The natural gas movie "FrackNation" has generated online buzz and $48,090 in production pledges since release plans were announced last week, according to the Los Angeles Times. Film creators Ann McElhinney and Phelim McAleer stated on Kickstarter the project is designed to "give a voice" to residents living in longtime natural gas drilling areas. The investigative journalists got the idea after attending a presentation organized by anti-fracking "Gasland" producer Josh Fox, according to the Los Angeles Times.
Here are some facts about "FrackNation" and the producers.
* The Los Angeles Times reports the co-creators previously filmed "Mine Your Own Business," a production focusing on the obstacles the producers feel the environmental community places in the way of jobs for working class individuals.
* According to McAleer, he and Fox had a discussion about the most talked about aspect of the movie, the flaming tap water scene. McAleer posted a YouTube video of the exchange discussing Fox's alleged knowledge the water was flammable for years before fracking began in the region. McAleer was forced to remove the video after Fox claimed copyright infringement because it contained footage of "Gasland."
* RedState reports "Gasland II" by Fox will air this fall on HBO. The premium cable company and PBS have provided the $750,000 deemed necessary to produce the sequel.
* The "FrackNation" project page on Kickstarter details the scope of the project. Filmmaker interviews illustrate the notion people are concerned about one-sided media coverage of hydraulic fracturing and the financial damage caused by drilling moratoriums.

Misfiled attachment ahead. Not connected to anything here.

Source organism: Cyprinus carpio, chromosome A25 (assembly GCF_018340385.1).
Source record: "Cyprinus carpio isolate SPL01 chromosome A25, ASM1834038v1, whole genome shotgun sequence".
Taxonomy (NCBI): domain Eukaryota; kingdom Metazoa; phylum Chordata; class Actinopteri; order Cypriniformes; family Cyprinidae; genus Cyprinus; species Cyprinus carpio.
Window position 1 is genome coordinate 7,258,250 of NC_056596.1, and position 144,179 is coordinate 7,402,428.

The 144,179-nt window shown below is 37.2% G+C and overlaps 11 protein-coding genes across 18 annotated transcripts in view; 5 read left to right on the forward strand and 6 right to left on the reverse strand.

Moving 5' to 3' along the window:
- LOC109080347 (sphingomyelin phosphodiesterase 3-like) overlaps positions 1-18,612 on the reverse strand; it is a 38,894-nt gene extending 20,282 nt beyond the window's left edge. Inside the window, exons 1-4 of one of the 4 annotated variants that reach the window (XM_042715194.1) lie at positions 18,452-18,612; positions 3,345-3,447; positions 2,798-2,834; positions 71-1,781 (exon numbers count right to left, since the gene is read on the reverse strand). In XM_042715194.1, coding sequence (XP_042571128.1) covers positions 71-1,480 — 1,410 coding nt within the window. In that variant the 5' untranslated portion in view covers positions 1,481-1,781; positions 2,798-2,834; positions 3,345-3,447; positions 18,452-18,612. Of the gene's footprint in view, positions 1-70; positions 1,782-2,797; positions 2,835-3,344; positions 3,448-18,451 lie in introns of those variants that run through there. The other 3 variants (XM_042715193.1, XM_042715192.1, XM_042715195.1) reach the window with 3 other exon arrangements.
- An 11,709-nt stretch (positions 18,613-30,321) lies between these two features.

* "FrackNation" interview excerpts on Kickstarter include meetings with residents living in the same Pennsylvania region as those focused upon in the "Gasland" movie. An interview featuring a woman identified as Martha, a senior citizen and co-founder of the group "Enough Already," sheds light on the fracking support movement. According to Martha's statements, methane has always been present in the town's water. Her group investigates claims of water pollution allegedly caused by natural gas drilling.
* A Dairy farmer identified as Bill from Calicoon, N.Y., is also featured the film preview. The farmer is fighting to lift the state's ban on fracking. If the moratorium is lifted, Bill feels his son could quit the job he had to take in the city and return to a life of farming with his father. The farmer states his concerns relating to a continued ban, fearing he would be forced to sell part of his land for development. According to the documentary excerpt, Hollywood actor and fracking opponent Mark Ruffalo purchased land across the street from Bill's dairy farm to prevent fracking.
* An America's Natural Gas Alliance report addressed the allegations raised in "Gasland" and shared information about the process used when unearthing natural gas. The Colorado Oil and Gas Conservation Commission tested the flaming sink faucet of Mike Markham in 2008, after water quality concerns on his land were raised in "Gasland." The testing did not reveal any findings of oil or gas particles as indicated in the film, according to the ANGA report. The study states biogenic methane is present in the well water because it was drilled into a natural gas pocket.